CIEBA may move
CIEBA, which represents more than 140 of the nation's largest corporate pension funds, might be contemplating breaking away from the Financial Executives Institute.
The group is said to be eying a move to The Business Roundtable. The organization also might be considering the U.S. Chamber of Commerce, the Association for Financial Professionals and the Financial Services Roundtable.
W. Allen Reed, CIEBA chairman and president of GMIMCo, denied the organization is planning to move.
DaimlerChrysler's controlling stake in Mitsubishi Motors will not affect Mitsubishi's handling of its 140 billion ($1.3 billion) unfunded liability, a spokesman for Mitsubishi said.
But Tetsuro Taira, an analyst in the Nikko Research Center's pension research and consulting division, predicted Mitsubishi will be forced to overhaul its pension and severance allowance system in order to improve its corporate balance sheet.
U.S. consultants suspect the liability was a factor in the price DaimlerChrysler paid, but did not have a feel for how important it would be in the future.
Officials at DaimlerChrysler did not return calls.
UNC awaits Tiger money
The soon-to-close Tiger Management will return $25 million to the University of North Carolina.
About three-quarters of the money will be in cash and come by May 1, said Mark Yusko, CIO of the $1 billion endowment. The rest will come after the manager settles some large positions. "We had a great relationship with Tiger," he said.
Nationwide Mutual acquired Gartmore Investment Management for 1.03 billion ($1.64 billion) in cash from The Royal Bank of Scotland.
It also will acquire 100% of Gartmore's U.S. affiliate, Gartmore Global Partners. Gartmore and Bank of America jointly own Gartmore Global now.
Paul Hondros, president of Villanova Capital, Nationwide's money management sub, will oversee Gartmore.
Fund changing target return
The $101 billion Florida State Board of Administration will consider changing its target return to from 8% to 4.3% plus the floating rate of inflation, in order to better reflect the real rate of return, said Tom Herndon, executive director.
The $101 billion system received a good performance review from consultant Ennis Knupp, which found that the fund returned 16.7% net of fees for 1999, 133 basis points over its benchmark.
Joint venture to survive
Rowe Price-Fleming International likely will survive the proposed takeover of Robert Fleming Holdings by Chase Manhattan.
The money manager, a joint venture between T. Rowe Price and Flemings, does get "some research from Flemings," but "we can't anticipate a deal would affect the joint venture," said Rowe Price-Fleming spokesman Steve Norwitz.
Kansas City switches
The $675 million City of Kansas City (Mo.) Employees' Retirement System hired Northern Trust Quantitative and MetLife to oversee $50 million and $100 million, respectively, in passive fixed income. They replace Smith Graham and Phoenix Investment Council because the board wanted to reduce exposure to active management, said Rick Boersma, retirement systems executive officer. DeMarche assisted.
Farmworkers cut value firm
The $104 million United Farmworkers of America Juan De La Cruz Farmworkers Pension Plan terminated First Austin Capital for performance reasons, said Douglas Blaylock, administrator. The firm managed $3.5 million in small-cap value for the fund.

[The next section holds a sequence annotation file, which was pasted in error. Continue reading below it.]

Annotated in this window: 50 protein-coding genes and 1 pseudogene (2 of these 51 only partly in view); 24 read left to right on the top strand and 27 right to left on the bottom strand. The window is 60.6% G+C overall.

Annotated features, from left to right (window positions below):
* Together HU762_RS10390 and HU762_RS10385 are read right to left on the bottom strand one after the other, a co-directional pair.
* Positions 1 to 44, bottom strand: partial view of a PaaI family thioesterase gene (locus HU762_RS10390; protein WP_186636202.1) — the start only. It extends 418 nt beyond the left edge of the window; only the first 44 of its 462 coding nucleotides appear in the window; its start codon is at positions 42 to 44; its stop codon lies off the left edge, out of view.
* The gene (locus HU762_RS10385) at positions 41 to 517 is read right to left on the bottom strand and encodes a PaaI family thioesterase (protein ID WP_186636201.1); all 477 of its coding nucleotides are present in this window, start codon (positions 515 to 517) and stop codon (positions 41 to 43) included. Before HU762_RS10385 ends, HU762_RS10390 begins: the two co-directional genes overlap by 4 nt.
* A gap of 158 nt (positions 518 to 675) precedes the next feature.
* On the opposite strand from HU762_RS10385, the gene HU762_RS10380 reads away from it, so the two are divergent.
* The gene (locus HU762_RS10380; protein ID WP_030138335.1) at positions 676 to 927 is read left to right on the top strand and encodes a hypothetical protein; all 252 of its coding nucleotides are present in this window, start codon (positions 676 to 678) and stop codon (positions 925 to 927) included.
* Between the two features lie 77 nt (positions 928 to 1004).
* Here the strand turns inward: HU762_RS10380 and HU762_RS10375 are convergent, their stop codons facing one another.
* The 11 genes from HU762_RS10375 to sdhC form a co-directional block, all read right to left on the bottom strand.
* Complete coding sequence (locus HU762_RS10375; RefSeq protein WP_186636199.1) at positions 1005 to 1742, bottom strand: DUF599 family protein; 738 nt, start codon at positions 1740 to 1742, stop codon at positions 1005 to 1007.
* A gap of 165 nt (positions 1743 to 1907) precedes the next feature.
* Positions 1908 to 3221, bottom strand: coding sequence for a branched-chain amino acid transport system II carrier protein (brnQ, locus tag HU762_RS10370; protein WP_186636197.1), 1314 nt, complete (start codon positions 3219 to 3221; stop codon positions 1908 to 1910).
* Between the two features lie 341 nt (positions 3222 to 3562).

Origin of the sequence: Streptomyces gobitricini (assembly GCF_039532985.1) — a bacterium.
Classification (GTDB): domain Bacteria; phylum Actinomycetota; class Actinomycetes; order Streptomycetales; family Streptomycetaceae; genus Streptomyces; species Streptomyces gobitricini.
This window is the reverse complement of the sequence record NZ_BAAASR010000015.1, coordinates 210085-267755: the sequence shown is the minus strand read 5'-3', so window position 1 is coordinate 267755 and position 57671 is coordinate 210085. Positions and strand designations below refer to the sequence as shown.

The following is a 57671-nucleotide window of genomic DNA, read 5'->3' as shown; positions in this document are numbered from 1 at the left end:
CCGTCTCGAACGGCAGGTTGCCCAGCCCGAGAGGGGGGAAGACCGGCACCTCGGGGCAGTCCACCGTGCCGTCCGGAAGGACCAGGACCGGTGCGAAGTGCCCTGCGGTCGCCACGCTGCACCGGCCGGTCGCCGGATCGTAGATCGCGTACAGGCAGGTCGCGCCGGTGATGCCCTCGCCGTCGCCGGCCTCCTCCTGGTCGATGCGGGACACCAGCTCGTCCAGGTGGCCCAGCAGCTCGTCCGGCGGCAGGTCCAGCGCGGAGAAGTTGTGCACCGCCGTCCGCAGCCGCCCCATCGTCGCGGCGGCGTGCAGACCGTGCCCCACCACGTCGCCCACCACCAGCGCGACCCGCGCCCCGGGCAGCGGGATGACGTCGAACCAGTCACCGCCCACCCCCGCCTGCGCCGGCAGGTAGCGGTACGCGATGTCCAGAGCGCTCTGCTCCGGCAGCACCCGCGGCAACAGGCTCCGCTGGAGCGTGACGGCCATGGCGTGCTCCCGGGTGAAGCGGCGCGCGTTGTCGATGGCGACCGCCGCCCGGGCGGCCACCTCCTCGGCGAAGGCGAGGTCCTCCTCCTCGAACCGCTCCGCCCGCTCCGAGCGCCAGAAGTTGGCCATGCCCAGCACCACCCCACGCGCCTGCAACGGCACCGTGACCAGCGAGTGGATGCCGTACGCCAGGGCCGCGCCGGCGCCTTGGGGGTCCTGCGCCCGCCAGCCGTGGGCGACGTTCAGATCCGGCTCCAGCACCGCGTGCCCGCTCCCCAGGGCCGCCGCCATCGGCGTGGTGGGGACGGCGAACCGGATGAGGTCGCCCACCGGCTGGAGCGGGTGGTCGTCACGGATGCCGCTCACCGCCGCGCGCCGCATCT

The portfolio was given to Stafford Asset, which now handles $10 million in small-cap domestic equity for the multiemployer plan.
Eric Barden, portfolio manager at First Austin, noted firms that have stuck with value have lost business in the past few years.
PGGM hires 3
Pensioenfonds PGGM, with E52 billion ($50 billion) in assets, appointed three managers: SNS Asset Management, to manage a E50 million socially responsible equity portfolio; a U.S.-based manager for a E50 million enhanced indexed socially responsible equity portfolio linked to the S&P 500 index; and a Swiss manager for another E50 million socially responsible equity portfolio. Details about the U.S. and Swiss managers will be confirmed within the next two months.
ERIC seeks lower premium
The ERISA Industry Committee is repeating its calls for lawmakers to lower the insurance premium the PBGC charges pension plan sponsors.
Interest in cutting premiums follows news that the PBGC's surplus has grown 40% in the past year to a record $7.4 billion.
New CIO named
John R. Krimmel was named CIO of the $11.8 billion State Universities Retirement System of Illinois, effective April 4. He replaces Kenneth E. Codlin, who retired on disability last November. Mr. Krimmel had been acting CIO.
Farmers Group adds 6
Farmers Group will add six options to its $750 million deferred profit-sharing plan in May, giving employees 16 options. The plan will add: PIMCO Total Return; AIM value; Janus Mercury; Janus Enterprise; Templeton Developed Markets Trust; and PBHG Technology and Communications. Bundled provider Scudder Kemper offers 10 options, said Larry Heimsoth, director of employee benefits.
New CEO at Smith Breeden
Eugene Flood Jr. took over as president and CEO of Smith Breeden. He replaces Douglas T. Breeden, who remains chairman of the company and will become the Dalton McMichael Professor of Finance at the University of North Carolina's Kenan-Flagler Business School. Mr. Flood was a principal at MSDW.
Illinois taps SSBCiti
The state of Illinois hired SSBCiti Asset to manage the state's new tax-deferred IRS Section 529 college savings plan's investments, said Judy Baar Topinka, state treasurer. Participants can choose a blended equity, fixed-income or risk-adjusted asset allocation portfolios. All are SSBCiti funds.
GE taps Motill
GE Asset Management hired David Motill as director of consultant relations, a new position, in a move to grow the company's external defined benefit business. Mr. Motill was a product manager at Putnam Investments